Liverpool, Leeds show their good, bad and ugly in opener


LIVERPOOL, England — There are two ways to assess Liverpool‘s 4-3 victory against Leeds United on the opening day of the 2020-21 Premier League season. It was either a sensational showcase of everything that makes the Premier League the most box office competition in world football, or it was a game in which the coaching manual was thrown out of the window and chaos ruled.

– Report: Liverpool 4, Leeds United 3
– Liverpool ratings: Salah the star with hat-trick
– Klopp: Liverpool vs. Leeds ‘a proper spectacle’

The reality is that it was both. Liverpool offered a glimpse of the complacency that could derail their title defence before it even slips into gear while Marcelo Bielsa’s Leeds, playing their first Premier League fixture for 16 years, displayed the naivety that makes them wonderful to watch, but suggests there will be plenty of nail-biting games for the club if they’re to avoid relegation back to the EFL Championship this season. By the time Mohamed Salah sealed a hat-trick with an 88th minute penalty — his second spot-kick of the game– there had been four disallowed goals (two apiece) and a series of missed chances by both sides.

“What a game, what an opponent, what a performance from both teams,” Liverpool manager Jurgen Klopp said. “It was a proper spectacle, I loved that. But we have left space for improvement in our defending but that is not unusual for a first game.”

Although Klopp’s champions ended the game with all three points, he will have seen plenty from the 90 minutes to leave him raging with his players behind the dressing-room door. Don’t fall for the jolly, smiling perspective given to the TV cameras. As for Leeds, they showed a healthy lack of respect for their opponents and came close to a remarkable result. Yes, they lost, but they had enough chances to win it and their performance at Anfield will give the Premier League newcomers the belief that they can compete at this level and safeguard their place in the top flight, having fought so hard, and for so long, to get it back.

But let’s start with Liverpool. Runaway champions last season, they recorded their 26th Premier League home win out of their last 27 games against Bielsa’s side — a result that extended their unbeaten league run at Anfield to 60 games since April 2017. The result is ultimately all that matters and Salah’s hat-trick will also go down nicely, with the Egyptian wasting no time in getting off the mark for the season. But the positives won’t help Klopp sleep any better when he starts to analyse the defensive issues that almost cost his team dearly.

Trent Alexander-Arnold was given a torrid time by Leeds winger Jack Harrison, who is on loan at Elland Road from Manchester City, with the wide man beating him easily en route to scoring a 12th minute equaliser for the visitors after Salah’s first penalty had put Liverpool ahead. Alexander-Arnold’s defensive game has never been his strength, but Harrison exposed every weakness. And when the England full-back headed into his own net in the second half, it looked to have completed a nightmare afternoon; lucky for the Reds, it was ruled out for an offside decision earlier in the move.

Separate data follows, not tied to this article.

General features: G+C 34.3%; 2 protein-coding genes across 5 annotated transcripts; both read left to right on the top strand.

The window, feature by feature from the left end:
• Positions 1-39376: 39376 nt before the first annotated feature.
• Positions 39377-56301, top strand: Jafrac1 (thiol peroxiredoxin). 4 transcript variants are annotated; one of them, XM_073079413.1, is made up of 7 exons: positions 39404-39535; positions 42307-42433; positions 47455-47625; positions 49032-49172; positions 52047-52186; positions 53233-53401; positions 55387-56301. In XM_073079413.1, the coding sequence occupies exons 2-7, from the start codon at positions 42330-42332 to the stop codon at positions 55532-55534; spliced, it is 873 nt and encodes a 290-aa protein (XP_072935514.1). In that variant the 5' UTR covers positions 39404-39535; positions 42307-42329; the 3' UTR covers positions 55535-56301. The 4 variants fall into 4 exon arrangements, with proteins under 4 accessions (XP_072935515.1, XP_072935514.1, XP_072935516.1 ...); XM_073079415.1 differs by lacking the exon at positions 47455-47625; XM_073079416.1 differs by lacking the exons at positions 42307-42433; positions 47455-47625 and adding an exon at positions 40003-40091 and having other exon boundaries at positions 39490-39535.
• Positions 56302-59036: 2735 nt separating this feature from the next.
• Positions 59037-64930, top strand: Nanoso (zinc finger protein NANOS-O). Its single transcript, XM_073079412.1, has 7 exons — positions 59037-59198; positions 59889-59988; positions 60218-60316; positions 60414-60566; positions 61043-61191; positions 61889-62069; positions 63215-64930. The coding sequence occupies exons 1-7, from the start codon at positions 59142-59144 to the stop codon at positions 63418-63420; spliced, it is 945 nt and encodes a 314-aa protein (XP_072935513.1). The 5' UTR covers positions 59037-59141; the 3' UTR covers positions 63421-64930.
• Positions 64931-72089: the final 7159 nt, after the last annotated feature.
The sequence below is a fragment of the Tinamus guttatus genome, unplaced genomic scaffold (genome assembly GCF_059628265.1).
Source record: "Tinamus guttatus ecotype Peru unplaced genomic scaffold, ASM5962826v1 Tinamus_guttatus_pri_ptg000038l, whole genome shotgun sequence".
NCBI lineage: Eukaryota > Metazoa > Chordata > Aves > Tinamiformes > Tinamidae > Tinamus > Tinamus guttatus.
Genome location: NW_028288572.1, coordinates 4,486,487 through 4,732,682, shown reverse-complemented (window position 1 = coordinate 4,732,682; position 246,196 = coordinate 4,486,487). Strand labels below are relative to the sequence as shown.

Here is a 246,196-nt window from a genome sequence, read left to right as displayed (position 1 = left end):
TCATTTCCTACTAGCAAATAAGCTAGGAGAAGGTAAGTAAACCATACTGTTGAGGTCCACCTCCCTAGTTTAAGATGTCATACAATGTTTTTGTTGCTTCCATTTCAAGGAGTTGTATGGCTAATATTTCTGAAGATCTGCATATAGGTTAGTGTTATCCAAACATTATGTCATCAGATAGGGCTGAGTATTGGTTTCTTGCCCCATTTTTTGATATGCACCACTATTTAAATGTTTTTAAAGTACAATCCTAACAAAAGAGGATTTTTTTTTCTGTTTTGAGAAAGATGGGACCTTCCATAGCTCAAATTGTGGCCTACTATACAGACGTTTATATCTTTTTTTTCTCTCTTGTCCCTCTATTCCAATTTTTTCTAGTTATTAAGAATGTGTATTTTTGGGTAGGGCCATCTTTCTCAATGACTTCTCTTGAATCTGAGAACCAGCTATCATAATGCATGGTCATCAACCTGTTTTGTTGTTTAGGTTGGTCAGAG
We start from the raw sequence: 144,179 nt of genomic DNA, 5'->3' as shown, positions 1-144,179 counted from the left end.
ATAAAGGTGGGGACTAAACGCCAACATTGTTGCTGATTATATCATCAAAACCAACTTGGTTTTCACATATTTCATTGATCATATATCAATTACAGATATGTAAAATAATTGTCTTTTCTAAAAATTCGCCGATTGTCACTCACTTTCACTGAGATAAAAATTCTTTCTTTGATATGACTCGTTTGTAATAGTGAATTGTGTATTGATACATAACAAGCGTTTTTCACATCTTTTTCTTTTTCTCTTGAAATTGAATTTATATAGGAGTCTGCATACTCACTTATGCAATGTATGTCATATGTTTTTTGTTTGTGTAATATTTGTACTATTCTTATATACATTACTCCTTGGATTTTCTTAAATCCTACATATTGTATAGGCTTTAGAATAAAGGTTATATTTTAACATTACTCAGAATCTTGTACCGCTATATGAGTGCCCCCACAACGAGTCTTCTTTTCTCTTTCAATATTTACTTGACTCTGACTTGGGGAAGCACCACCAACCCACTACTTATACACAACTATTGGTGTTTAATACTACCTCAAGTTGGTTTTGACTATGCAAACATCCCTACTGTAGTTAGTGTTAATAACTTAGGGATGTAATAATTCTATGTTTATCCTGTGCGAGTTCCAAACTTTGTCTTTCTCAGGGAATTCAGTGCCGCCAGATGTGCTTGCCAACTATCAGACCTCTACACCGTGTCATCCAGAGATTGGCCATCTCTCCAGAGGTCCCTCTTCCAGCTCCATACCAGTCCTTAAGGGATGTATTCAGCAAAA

Alexander-Arnold wasn’t the only Liverpool defender to have a bad day. Joe Gomez was shaky at centre-half, while Virgil van Dijk — the typically unflappable, peerless Van Dijk — gifted Leeds their second goal when he was rushed into a mistake by Patrick Bamford, who scored to make it 2-2 on 30 minutes, cancelling out Van Dijk’s 20th minute header.

Perhaps the selection of Naby Keita ahead of Fabinho in midfield contributed to the lack of defensive certainty, with Keita unable to provide the industry and awareness of the Brazilian. But there was a tangible sense of complacency at the back for Liverpool, something that had begun to creep in towards the end of last season. Teams now know that a fast counter-attack can catch Liverpool out and Leeds did it time after time.

Maybe a lack of new blood in key positions has contributed to that complacency, too. Dejan Lovren was sold to Zenit St. Petersburg this summer, but as yet he hasn’t been replaced. There’s little pressure on Gomez or Van Dijk to perform, and even less on Alexander-Arnold, who has no obvious challenger at right-back. Leeds picked holes in Liverpool’s defence all afternoon, so much so that the champions will need to be much sharper when they visit Chelsea on Sept. 20.

The fact that Liverpool won, courtesy of Salah’s late penalty, is a testament to their quality and determination, but this team certainly has its weaknesses.

Leeds also have problems to address, but their start to the season was largely positive despite the defeat. Their incessant running, neat passing and work-rate will ensure more good days than bad — their chasing of lost causes certainly unsettled Liverpool’s usual rhythm on the ball — but perhaps this defeat will accelerate a realisation at Leeds that their cavalier football needs to be toned down a touch in the Premier League.

Top teams like Liverpool will punish them for every mistake and over-adventurous pass, and they will concede plenty of goals, but Leeds have brought some fun and fantasy to the Premier League; their learning curve will be well worth watching.

So too will Liverpool’s. They may be champions, but they have flaws to iron out. Just like Leeds, they will pay a price if they don’t.

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